Two former Douglas Byrd High School football standouts have been honored with induction into major sports halls of fame.

Former Eagle Donnell Woolford has been selected for induction into the North Carolina Sports Hall of Fame in Raleigh while Earl “Air” Harvey has been picked to be inducted into the Black College Football Hall of Fame in Atlanta, Georgia. The two were high school teammates at Byrd in the early 1980s and helped form the foundation of an Eagle program that would play for the North Carolina High School Athletic Association 4-A football championship five times during the 1980s and 1990s.
Here is some background information on both inductees.

17 01 donnell woolfordDonnell Woolford
Woolford called his selection to the North Carolina Sports Hall of Fame a humbling experience and a great honor.

A native of Dunn, Woolford toured the world with his military family before returning to Fayetteville to play high school football at Douglas Byrd under Bob Paroli.
Byrd was the final stop in a long coaching career for Paroli that started at Benson in 1958. At one point, Paroli was the winningest high school football coach in North Carolina history. During his career, he coached in three North Carolina All-Star games, the East-West coaches game, the Shrine Bowl and the former North-South game sponsored by the North Carolina Jaycees.

 “I was proud to be an Eagle and under the mentorship of Coach Bob Paroli,’’ Woolford said. “He was a great coach. He stayed on you and made sure you did the right thing.’’

Woolford called Paroli the support and foundation of his career.

Woolford was a standout running back during his playing days at Byrd, but when he arrived at Clemson University in 1985, he decided to switch to defensive back. Woolford was personally recruited to come to Clemson by former Tiger head coach Danny Ford, who led Clemson to the school’s first national championship in college football in 1981.

Woolford was twice chosen to the All-Atlantic Coast Conference first team, helping Clemson win three ACC championships.

In addition, he was a second team All-American and a consensus All-American in his final two years with the Tigers. He finished his career with 10 interceptions. Also a punt returner, he averaged 15.5 yards per return and scored two touchdowns in 1987.

In Woolford’s final three seasons at Clemson, the Tigers compiled a record of 28-6-2. They finished in the top 10 in the national college football rankings in 1987 and 1988.
Upon graduation, he was the No. 11 overall selection in the 1989 NFL draft by the Chicago Bears. Woolford was attending a family cookout when he got the call confirming he was drafted from Bears Pro Football Hall of Fame head coach Mike Ditka.

Woolford spent 10 years in the NFL, nine with the Bears and one with the Pittsburgh Steelers.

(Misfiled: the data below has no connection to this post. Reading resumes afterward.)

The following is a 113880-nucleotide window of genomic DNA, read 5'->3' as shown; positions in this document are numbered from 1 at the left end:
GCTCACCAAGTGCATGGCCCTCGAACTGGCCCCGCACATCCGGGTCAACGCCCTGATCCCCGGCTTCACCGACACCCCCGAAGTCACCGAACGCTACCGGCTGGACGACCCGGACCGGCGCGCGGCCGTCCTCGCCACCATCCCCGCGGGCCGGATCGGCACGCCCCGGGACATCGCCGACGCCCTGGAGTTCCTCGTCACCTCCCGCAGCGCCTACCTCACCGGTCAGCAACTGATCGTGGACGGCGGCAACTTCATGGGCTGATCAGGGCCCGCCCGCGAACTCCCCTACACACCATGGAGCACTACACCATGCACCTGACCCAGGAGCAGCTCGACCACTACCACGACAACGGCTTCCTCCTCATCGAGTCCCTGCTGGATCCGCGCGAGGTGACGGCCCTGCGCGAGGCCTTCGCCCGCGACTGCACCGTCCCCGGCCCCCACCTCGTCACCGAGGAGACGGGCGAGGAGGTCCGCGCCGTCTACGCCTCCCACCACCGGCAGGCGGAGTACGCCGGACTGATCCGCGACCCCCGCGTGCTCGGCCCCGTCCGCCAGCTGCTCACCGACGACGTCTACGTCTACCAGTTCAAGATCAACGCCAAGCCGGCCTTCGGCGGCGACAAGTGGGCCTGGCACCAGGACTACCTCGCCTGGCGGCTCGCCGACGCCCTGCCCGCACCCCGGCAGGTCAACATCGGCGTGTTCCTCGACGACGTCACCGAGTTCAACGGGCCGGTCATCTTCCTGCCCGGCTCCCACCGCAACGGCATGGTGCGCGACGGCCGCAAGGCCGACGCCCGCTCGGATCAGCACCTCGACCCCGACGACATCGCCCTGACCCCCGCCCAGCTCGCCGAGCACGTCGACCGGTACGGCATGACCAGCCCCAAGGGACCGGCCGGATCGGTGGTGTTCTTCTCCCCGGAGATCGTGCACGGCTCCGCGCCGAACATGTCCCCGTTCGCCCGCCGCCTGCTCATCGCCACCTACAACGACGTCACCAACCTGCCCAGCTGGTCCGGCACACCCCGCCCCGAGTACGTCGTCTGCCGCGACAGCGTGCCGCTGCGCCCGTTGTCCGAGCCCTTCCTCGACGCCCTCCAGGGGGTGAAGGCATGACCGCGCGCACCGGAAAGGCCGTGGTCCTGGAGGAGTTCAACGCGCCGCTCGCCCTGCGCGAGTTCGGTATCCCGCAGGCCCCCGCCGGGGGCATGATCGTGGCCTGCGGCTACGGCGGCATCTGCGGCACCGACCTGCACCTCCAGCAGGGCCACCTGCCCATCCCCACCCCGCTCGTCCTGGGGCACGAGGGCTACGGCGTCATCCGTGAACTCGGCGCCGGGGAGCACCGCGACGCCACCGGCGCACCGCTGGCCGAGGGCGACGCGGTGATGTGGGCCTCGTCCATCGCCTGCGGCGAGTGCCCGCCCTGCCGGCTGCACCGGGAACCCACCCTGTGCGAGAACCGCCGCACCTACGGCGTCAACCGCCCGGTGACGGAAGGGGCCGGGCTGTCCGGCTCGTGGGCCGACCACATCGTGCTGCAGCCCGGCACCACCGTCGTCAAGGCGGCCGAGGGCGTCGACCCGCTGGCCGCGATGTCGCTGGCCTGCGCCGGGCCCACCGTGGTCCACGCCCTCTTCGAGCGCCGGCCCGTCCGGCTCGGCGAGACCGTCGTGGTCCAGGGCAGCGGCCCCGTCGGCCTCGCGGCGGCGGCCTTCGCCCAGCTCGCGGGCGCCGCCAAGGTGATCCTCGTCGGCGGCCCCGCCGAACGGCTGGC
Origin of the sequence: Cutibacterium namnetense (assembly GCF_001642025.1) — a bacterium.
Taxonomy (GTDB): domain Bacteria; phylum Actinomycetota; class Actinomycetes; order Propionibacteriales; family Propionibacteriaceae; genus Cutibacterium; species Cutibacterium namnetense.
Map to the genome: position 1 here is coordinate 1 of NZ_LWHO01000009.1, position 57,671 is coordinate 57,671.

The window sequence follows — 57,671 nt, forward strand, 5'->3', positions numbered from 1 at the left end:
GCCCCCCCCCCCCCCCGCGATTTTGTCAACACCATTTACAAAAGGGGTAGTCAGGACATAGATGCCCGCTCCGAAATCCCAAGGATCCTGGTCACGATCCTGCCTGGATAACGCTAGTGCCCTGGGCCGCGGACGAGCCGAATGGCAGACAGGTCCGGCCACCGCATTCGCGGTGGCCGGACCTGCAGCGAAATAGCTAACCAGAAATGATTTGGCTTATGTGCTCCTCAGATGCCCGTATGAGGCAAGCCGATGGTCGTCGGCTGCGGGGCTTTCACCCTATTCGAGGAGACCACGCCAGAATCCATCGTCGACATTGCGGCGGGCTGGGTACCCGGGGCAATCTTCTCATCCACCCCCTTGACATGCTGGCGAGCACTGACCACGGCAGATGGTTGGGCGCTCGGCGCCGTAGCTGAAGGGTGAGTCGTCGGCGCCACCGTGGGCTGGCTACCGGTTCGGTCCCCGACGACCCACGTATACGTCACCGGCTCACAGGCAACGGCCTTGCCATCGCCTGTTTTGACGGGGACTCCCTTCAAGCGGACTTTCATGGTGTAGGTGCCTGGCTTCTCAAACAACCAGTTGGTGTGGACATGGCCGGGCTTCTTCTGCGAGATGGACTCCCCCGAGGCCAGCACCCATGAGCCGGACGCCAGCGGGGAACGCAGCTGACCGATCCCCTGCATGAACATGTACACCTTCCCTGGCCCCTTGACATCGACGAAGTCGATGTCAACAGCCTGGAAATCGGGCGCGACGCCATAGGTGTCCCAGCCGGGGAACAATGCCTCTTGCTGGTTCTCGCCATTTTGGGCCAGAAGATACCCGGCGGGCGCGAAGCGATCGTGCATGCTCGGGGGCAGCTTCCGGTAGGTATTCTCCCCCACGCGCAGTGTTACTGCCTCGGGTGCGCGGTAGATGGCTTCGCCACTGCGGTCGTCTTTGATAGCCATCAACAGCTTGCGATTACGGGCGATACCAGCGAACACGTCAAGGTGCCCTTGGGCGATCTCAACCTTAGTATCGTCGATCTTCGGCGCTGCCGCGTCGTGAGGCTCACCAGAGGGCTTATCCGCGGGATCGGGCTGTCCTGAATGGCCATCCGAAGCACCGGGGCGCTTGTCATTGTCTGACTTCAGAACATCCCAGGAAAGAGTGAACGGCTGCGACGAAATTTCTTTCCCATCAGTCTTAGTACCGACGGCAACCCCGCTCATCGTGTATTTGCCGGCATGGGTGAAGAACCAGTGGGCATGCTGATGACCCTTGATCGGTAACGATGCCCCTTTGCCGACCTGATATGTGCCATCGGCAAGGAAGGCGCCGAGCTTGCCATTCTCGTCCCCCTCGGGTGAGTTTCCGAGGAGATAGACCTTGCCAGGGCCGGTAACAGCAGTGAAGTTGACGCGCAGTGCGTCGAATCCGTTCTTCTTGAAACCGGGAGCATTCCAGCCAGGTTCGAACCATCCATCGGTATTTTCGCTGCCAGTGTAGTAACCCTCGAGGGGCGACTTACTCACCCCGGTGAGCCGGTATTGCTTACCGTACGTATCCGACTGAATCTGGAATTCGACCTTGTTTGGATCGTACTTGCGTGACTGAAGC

Woolford was chosen to the Pro Bowl in 1993 and named All-Pro in 1994.

He once owned the Bears’ record for interceptions by a cornerback with 36. He also was credited with 603 tackles.

As part of the NFL’s observance of the league’s 100th anniversary, the Bears selected their top 100 players of all time. Woolford made the list
at No. 78.

Woolford and the rest of this year’s North Carolina Sports Hall of Fame selections will be officially inducted on Friday, May 1, at the Raleigh Convention Center.

17 02 Earl HarveyEarl Harvey

This is the second hall of fame that Harvey, another former Douglas Byrd standout, has been chosen to. He was previously picked for the CIAA Hall of Fame in 2016.
Harvey played his college football at North Carolina Central University. It was while he was there he earned the nickname “Air” for his prowess as a passer.

He was a four-time first-team All-CIAA pick at quarterback from 1985-88.

In 1985, he was the first rookie quarterback in the history of the CIAA to throw for more than 3,000 yards.

For his performance he was chosen to the Black College Sports All-American second team. He was also named the Black College Sports Freshman of the year, completing 188 of 392 passes. He threw for 22 touchdowns and ran for seven more.

Harvey set records for NCCU, the CIAA and NCAA Division II. His marks included 690 career completions, 10,621 passing yards, 10,667 career total offensive yards and 86 career touchdown passes.

In all, Harvey broke 15 NCAA Division II career records and held eight NCAA Division II single-season records.

Twice during his college career at North Carolina Central, Harvey was a finalist for the Harlon Hill Award, which recognizes the NCAA Division II football player of the year. He finished third in the voting for the award in 1988 and fifth in 1986.

In 1988, he was chosen as an American Football Coaches Association All-American. He led North Carolina Central to the second round of the NCAA Division II playoffs.
Harvey and the rest of the 2020 Black College Football Hall of Fame class will be inducted on Feb. 22 at the College Football Hall of Fame in
Atlanta, Georgia.

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